How to Pack a Suitcase for a Month's Stay
A lot can happen in 30 days. It's enough time to visit a dozen countries or learn the ins and outs of one new city, to cross a continent or hunker down in a hotel room to write an entire novel. A month is also plenty of time to tire of living out of a suitcase, so packing that suitcase is definitely tricky. If it's not something you'll be happy to wear four or five times over the month, leave it at home.
A One-Month Clothing List
The first rule of packing for a one-month trip? Reject any pieces that will show stains, sweat and wrinkles after the first wear. Anything that's white, made of linen or that has to lie flat to dry is probably too delicate for this trip. You need pieces that can be worn multiple times, don't have fussy washing instructions and won't turn into a mass of wrinkles in the suitcase. Favor prints, which camouflage a multitude of sins. Synthetics, thin wool and cotton/synthetic blends are all good travel fabrics.
Lay all clothing out on a bed before finalizing any choices to make sure that the tops and bottoms you choose allow plenty of mixing and matching and to make sure you don't forget essentials. For a one-month trip, pack a one-week supply of undergarments and socks. Choose five or six pairs of shorts and/or pants, depending on the climate of your destination. (Even for hot places, it's wise to pack at least one pair of pants.) Pick out six or seven tops, including at least one long-sleeved shirt that can be worn with the sleeves rolled up. For a sightseeing trip, this can mean three T-shirts, two neutral polo shirts or blouses and one or two patterned button-downs. Add at least one sweatshirt or sweater.
Pack two pairs of pajamas and consider whether the trip will involve any dressy dinners, shows or religious/holiday services. If so, a man might add a pair of dress pants and a sports coat to wear over a collared shirt. A woman may want to add a plain black skirt to wear with a blouse, or throw in a black knit dress.
Don't forget outerwear. A water-resistant jacket with a hood is a suitable all-purpose choice for trips to both hot and cool places. If it's winter in your destination and the weather calls for it, choose a downy parka instead. It should be warm enough to protect you against snow and wind but light enough that it can be condensed into a tight bundle. For winter trips, pack a knit cap and thin wool gloves.
Finally, choose necessary shoes – usually two or three pairs. Make one a pair of sturdy, broken-in walking shoes. For the second pair, choose casual slip-on sneakers, ankle boots, ballet flats or loafers. Beach vacations or hostel stays call for sandals that can get wet. If you're packing a dressy outfit, make sure to have a pair of shoes to match.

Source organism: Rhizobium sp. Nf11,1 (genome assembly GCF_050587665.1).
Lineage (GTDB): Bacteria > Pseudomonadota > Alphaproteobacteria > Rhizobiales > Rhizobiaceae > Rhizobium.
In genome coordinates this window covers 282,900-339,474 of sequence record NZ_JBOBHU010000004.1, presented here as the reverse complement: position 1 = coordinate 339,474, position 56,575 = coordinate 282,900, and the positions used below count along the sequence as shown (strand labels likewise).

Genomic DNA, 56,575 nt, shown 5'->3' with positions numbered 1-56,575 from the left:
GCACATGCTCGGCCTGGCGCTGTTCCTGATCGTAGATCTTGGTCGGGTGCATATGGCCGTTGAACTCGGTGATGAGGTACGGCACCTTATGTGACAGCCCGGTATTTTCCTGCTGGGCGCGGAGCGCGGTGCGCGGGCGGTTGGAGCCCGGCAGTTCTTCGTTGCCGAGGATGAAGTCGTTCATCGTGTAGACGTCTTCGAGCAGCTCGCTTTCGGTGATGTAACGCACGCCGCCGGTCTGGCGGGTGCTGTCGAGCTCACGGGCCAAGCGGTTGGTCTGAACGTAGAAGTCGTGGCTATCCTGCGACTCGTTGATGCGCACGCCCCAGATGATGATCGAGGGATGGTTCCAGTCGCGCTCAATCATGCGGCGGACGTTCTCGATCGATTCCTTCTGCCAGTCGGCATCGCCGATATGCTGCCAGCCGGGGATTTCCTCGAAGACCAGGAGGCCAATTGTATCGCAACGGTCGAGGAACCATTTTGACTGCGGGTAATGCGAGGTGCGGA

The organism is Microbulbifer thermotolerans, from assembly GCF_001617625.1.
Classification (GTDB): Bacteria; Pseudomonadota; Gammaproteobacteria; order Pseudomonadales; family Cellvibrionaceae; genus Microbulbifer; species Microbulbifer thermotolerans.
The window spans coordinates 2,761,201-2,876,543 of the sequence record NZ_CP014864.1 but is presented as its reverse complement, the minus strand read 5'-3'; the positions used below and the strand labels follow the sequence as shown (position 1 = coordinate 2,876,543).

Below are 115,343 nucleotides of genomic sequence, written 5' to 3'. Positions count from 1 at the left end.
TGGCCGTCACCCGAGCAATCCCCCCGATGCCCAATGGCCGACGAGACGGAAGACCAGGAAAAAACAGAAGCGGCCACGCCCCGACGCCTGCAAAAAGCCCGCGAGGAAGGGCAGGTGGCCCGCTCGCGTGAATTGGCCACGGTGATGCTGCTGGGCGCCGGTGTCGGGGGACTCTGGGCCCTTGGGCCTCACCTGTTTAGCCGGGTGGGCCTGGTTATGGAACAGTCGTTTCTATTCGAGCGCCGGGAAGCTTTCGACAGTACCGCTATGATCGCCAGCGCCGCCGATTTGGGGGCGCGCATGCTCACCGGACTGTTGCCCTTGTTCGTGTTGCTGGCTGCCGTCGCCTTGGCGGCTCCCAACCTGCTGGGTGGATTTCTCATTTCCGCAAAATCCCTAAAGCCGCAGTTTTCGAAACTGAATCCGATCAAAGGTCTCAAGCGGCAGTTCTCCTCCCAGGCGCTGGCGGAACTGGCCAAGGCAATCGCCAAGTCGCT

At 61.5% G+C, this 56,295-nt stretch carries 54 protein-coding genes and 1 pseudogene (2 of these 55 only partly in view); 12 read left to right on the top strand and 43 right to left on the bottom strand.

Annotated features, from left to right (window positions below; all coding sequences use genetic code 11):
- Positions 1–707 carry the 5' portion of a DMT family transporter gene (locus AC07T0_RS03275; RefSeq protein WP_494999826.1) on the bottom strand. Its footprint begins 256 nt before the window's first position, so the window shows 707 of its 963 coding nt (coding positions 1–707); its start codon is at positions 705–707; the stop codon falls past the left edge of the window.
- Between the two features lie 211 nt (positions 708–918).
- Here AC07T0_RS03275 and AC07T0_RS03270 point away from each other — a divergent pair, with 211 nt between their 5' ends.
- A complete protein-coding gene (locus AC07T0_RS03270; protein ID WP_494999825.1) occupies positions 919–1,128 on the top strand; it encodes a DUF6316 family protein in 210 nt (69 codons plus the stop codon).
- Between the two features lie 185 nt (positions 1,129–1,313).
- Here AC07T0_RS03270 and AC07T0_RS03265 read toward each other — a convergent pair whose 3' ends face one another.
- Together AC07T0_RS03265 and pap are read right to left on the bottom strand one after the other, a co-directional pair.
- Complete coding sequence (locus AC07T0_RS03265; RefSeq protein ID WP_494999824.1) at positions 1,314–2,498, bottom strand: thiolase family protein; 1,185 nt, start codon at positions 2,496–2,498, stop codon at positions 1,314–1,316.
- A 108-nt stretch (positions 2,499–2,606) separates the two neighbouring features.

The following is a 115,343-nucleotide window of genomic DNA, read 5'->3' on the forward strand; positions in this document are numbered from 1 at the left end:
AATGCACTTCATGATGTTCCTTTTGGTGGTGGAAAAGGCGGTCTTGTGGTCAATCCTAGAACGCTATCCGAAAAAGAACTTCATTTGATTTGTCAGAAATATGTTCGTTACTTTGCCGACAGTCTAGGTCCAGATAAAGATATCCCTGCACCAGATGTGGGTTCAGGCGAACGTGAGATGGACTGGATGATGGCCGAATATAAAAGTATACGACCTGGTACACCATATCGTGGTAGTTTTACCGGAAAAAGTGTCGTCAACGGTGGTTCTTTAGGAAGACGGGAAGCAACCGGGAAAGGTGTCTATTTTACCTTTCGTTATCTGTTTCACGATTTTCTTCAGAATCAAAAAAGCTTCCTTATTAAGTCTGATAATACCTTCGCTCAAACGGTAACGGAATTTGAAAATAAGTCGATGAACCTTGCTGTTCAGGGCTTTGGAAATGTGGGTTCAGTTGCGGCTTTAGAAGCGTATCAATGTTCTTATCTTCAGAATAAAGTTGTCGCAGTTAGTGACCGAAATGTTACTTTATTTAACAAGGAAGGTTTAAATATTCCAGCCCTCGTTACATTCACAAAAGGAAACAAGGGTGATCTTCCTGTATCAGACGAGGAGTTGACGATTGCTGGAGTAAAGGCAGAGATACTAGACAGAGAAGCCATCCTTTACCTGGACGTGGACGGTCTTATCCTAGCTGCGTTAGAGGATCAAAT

Extras to Pack
It may be easy to wash clothes during your trip. Hostels often have self-service washing machines, and many nicer hotels offer laundry services for a fee. Still, having the ability to wash your own things is handy. Bring individual packets of laundry detergent and a travel laundry kit, which should include a portable clothesline and mesh bag for washing delicates. Plug the sink or tub/shower drain, hand-wash dirty items and hang them to dry. Pack a stain stick to banish spots before they set in permanently.
Style-conscious travelers may get sick of wearing the same duds over and over, so pack a few colorful scarves or jewelry to change up your look occasionally.
Packing Strategy for a Month
Once you've made your choices, it's time to fill the suitcase. Packing cubes are great for staying organized on long trips. Cram bulky pieces into them to keep them compressed, and store shoes in them. As you travel, use the cubes to keep dirty and clean clothes separate. How to pack the cubes depends on your travel style. Will you be moving from one hotel room to another? Pack individual outfits, underwear and all, into separate cubes so you need to pull only a few out of your suitcase at each stop. If you plan to fully unpack in each hotel, it's probably not necessary to fill the cubes using any thoughtful organization.
For travelers who don't want to use packing cubes, start by wrapping shoes in plastic bags to protect the rest of your belongings from contamination. Tuck shoes into the bottom corners of the suitcase, surrounding them with socks and undergarments, and layer folded clothing on top of them. (The rolling versus folding debate is highly personal, but neither method really saves much more space than the other.) Pack travel-sized containers of toiletries in a zippered pouch and nestle it into the center of the suitcase for cushioning. Make sure the suitcase zips easily, allowing room for souvenirs.